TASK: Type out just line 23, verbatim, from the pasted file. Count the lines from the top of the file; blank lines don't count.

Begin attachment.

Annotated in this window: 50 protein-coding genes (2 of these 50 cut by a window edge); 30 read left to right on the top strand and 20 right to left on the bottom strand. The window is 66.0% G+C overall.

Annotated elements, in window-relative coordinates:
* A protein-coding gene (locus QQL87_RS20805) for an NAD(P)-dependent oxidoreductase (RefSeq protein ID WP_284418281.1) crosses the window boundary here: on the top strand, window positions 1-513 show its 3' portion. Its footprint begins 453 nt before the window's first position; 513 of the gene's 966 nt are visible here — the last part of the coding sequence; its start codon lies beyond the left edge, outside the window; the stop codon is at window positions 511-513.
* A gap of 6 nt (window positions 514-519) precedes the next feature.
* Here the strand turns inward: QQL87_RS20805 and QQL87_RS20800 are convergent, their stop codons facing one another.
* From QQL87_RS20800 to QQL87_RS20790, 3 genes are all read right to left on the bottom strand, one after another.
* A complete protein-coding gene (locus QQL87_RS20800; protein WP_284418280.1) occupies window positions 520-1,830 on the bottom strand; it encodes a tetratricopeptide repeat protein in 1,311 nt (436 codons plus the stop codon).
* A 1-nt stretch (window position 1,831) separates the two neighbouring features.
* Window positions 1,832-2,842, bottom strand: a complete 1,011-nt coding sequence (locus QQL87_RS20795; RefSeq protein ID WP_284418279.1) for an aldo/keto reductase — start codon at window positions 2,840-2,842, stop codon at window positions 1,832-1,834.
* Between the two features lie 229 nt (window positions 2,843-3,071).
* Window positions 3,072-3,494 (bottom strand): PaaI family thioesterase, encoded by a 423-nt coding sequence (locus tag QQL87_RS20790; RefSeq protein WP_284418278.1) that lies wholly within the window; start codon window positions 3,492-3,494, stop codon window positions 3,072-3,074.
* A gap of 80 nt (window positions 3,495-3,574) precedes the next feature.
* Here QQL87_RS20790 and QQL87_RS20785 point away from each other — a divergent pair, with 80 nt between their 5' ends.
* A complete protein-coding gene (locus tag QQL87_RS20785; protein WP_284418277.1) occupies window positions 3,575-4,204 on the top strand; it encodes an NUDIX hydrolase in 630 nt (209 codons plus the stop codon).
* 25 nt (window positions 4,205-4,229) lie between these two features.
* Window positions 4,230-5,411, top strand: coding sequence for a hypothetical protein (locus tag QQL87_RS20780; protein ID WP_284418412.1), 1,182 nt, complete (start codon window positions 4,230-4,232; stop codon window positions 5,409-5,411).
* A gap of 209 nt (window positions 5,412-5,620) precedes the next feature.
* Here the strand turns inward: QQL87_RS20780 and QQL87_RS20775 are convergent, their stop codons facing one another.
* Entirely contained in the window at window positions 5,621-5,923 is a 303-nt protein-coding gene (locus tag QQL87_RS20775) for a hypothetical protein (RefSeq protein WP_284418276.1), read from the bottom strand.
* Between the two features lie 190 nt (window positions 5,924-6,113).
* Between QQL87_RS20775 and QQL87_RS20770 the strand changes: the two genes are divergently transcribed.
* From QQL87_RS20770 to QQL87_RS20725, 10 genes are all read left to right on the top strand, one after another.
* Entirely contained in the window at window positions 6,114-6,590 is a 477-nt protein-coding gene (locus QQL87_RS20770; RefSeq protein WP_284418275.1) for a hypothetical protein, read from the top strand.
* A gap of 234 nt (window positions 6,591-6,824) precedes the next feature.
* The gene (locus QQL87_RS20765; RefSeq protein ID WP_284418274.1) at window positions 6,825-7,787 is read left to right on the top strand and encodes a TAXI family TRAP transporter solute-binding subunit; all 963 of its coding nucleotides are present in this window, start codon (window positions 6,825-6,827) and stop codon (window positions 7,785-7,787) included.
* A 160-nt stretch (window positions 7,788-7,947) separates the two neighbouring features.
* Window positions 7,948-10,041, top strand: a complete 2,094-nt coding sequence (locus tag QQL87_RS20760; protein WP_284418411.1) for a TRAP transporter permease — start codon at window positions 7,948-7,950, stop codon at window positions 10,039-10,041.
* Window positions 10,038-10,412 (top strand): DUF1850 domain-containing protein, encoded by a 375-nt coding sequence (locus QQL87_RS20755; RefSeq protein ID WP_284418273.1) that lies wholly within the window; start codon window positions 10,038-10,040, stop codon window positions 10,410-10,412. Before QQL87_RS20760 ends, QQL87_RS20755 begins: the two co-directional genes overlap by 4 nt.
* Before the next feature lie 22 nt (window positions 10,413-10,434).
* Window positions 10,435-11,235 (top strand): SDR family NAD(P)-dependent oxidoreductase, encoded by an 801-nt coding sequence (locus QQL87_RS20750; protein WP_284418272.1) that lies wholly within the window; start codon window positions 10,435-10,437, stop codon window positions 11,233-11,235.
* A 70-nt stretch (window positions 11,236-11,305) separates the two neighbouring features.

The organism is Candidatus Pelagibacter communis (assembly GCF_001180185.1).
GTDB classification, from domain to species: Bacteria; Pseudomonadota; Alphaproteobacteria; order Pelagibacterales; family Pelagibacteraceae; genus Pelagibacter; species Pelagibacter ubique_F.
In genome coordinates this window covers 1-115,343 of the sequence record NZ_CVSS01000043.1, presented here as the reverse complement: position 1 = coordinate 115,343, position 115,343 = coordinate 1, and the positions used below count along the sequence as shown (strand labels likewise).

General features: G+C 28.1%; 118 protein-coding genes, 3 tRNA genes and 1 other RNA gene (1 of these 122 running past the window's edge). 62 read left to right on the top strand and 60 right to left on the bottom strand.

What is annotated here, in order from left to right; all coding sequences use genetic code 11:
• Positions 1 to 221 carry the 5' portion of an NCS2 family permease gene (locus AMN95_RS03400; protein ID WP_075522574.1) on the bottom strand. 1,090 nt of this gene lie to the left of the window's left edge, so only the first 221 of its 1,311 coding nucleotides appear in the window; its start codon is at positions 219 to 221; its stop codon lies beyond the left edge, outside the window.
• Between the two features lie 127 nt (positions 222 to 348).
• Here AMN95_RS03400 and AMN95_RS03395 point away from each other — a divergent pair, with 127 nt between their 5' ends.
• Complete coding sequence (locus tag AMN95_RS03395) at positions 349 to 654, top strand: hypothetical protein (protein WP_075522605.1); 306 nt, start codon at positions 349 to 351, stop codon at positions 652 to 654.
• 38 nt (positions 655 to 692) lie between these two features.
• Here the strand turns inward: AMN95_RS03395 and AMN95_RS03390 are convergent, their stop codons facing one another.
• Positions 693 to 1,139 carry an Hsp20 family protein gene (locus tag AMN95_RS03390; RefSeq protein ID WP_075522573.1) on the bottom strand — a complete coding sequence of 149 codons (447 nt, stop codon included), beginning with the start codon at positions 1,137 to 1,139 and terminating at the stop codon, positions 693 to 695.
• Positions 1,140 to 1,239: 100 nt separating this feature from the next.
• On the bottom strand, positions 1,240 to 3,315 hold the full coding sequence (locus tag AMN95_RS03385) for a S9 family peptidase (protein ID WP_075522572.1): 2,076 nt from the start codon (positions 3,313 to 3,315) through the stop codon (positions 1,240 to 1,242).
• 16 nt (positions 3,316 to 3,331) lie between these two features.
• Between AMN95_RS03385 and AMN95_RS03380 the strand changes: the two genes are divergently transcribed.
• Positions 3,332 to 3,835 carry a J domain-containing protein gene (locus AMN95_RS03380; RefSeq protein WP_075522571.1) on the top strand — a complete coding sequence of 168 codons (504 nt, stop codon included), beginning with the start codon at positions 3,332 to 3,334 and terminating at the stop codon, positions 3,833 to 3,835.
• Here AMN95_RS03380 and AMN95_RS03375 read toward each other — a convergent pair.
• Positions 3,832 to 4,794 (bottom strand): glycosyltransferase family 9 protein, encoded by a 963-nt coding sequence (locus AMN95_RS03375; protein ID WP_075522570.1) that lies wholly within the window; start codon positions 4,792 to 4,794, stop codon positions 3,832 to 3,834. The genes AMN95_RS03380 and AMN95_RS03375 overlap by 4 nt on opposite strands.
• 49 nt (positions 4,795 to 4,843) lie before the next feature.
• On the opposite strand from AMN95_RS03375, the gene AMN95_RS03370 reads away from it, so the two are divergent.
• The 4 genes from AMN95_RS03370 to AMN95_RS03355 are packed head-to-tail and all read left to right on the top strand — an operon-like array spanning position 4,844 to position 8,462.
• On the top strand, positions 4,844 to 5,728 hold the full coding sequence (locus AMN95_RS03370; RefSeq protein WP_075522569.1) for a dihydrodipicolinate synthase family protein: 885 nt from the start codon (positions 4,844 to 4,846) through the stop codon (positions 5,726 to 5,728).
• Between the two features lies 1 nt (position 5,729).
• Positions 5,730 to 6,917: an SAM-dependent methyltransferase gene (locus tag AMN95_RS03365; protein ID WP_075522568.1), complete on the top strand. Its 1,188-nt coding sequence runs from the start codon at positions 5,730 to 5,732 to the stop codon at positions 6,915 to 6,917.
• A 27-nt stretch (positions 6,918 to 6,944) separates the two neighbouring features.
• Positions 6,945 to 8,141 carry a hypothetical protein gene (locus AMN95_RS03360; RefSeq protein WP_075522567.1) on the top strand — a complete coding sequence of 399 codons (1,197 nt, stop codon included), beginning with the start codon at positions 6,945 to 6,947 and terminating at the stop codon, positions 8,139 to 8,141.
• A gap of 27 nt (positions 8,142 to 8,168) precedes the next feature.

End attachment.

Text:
* Entirely contained in the window at window positions 6,114-6,590 is a 477-nt protein-coding gene (locus QQL87_RS20770; RefSeq protein WP_284418275.1) for a hypothetical protein, read from the top strand.